Ghost Town

Allen Barra reviews 'Ghost Town' by Robert Coover.


Allen Barra
September 24, 1998 11:00PM (UTC)

"Go back and fill in the genres." That was Mary McCarthy's advice, a few decades ago, for young writers. What she meant was that the rich but crude veins of American genre fiction -- detective stories, westerns, horror stories -- had been around long enough to be refined for a generation of readers now familiar with their conventions. Robert Coover might have heard McCarthy: For nearly a quarter of a century he's been "filling in" all kinds of genres, from the murder mystery ("Gerald's Party") to the baseball novel ("The Universal Baseball Association, Inc.: J. Henry Waugh, Prop.") to fairy tales ("Briar Rose," "Pinoccchio In Venice"). With "Ghost Town," Coover has now metafictionized the western -- or, if you like, created the first phantasmagorical western.

Actually, "Ghost Town" isn't so much a western as a novel about westerns. A "forlorn horseman on the desert plain" approaches a small town that, no matter how hard he rides, keeps receding into the horizon. Finally he approaches the town from behind -- not only does he reach it, the town rolls in under his horse, as if in greeting. Like a town in a sci-fi movie (in fact, like the city in this year's cult film "Dark City"), the town is constantly changing -- after a gunfight or bank robbery the buildings shift, rearrange, metamorphose. So does our hero, constantly changing from outlaw to sheriff and back again. The violence in "Ghost Town" is as horrifically real as in Cormac McCarthy's novels, and the flat, natural descriptions leave nothing to the imagination: "The one-eared man's head splits with a pop as a clay bowl might and his brains ooze out like spilled oatmeal." But no one is killed in "Ghost Town," or rather no one stays dead. (They don't even stay jailed for long. Our hero finds that the bars in a jail where he is held prisoner are made of a wood he could have easily punched out.) Like familiar actors who die in one western film only to pop up in another, the characters in Coover's novel get shot, stabbed and hanged, only to reappear in different guises.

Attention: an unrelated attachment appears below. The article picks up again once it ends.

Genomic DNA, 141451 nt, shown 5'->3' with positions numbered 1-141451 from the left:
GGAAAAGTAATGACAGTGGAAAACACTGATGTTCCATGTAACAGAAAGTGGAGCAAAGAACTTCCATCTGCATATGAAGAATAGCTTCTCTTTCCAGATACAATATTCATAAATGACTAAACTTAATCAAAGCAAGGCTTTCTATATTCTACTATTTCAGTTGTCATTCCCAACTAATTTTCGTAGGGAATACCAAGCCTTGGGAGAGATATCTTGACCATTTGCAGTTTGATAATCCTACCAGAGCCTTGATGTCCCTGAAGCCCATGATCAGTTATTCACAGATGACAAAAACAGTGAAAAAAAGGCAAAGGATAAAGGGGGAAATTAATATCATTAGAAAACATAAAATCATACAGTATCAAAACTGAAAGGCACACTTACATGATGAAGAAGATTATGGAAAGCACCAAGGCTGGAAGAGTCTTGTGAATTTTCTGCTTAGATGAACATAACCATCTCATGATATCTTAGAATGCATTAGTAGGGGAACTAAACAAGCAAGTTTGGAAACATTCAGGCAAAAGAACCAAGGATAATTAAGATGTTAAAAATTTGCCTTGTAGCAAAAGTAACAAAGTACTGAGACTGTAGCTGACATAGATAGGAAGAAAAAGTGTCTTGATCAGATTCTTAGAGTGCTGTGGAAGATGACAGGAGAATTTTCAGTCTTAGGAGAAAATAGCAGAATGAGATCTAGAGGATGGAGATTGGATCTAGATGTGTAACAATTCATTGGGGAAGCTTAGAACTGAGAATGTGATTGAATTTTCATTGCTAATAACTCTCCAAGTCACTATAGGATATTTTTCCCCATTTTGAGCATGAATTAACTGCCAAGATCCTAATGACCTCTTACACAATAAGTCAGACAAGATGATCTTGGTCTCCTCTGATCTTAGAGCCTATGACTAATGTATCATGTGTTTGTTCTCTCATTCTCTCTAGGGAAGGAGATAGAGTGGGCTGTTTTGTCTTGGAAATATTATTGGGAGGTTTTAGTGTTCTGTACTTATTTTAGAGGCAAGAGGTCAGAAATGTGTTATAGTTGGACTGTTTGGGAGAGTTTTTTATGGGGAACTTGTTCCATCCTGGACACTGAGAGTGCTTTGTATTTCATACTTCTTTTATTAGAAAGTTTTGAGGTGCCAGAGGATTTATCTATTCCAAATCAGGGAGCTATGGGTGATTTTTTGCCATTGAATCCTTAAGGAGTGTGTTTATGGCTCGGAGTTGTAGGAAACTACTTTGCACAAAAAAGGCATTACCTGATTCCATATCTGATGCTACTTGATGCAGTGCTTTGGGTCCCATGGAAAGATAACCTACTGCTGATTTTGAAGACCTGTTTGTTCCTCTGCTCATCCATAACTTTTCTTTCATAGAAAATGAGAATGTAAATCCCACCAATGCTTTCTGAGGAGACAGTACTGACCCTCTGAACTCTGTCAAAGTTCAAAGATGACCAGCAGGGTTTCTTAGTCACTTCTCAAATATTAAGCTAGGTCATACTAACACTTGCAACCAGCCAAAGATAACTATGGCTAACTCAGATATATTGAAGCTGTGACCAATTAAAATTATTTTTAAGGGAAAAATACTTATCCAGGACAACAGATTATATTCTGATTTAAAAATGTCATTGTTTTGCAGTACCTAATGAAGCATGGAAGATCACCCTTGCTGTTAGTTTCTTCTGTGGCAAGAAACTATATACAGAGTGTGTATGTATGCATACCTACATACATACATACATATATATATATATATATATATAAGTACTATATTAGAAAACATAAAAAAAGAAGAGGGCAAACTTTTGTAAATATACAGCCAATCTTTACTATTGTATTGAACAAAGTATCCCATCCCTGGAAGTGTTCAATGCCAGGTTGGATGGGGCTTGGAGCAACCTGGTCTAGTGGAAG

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Coover's concern is with the mythology of the western, but your reaction to "Ghost Town" is less likely to hinge on your feelings about westerns than about metafiction in general. There are those who find the works of William Gaddis, William Gass, John Barth, Thomas Pynchon, John Hawkes and others of this group of middle-aged Northern and Midwestern WASPs to be more fun to discuss as theory than to read, and there's no denying that Coover shares their bias for self-conscious technique over content and narrative. Coover, though, possesses gifts associated with traditional fiction. For one thing, he's got an ear for American idiom utterly lacking in the writers he's often grouped with. "Shet yer lip," says a character in "Ghost Town" to another, "fore I dissect yer innards and make sausages outa em for my dawg's breakfast." And "You pestiferous jugheaded scrag." And "The scrofulous varmint is broke the laws and he's gotta pay fer it." This, as someone in Mel Brooks' "Blazing Saddles" says, is authentic frontier gibberish. It's also funny, which is another significant way Coover's work differs from that of his contemporaries.

You can't read "Ghost Town" without conjuring up the ghosts of a thousand old westerns, and you may not be able to see westerns in the future without thinking of this novel. Robert Coover has filled up the genre very well.


Allen Barra

Allen Barra is the author of "Inventing Wyatt Earp: His Life and Many Legends."

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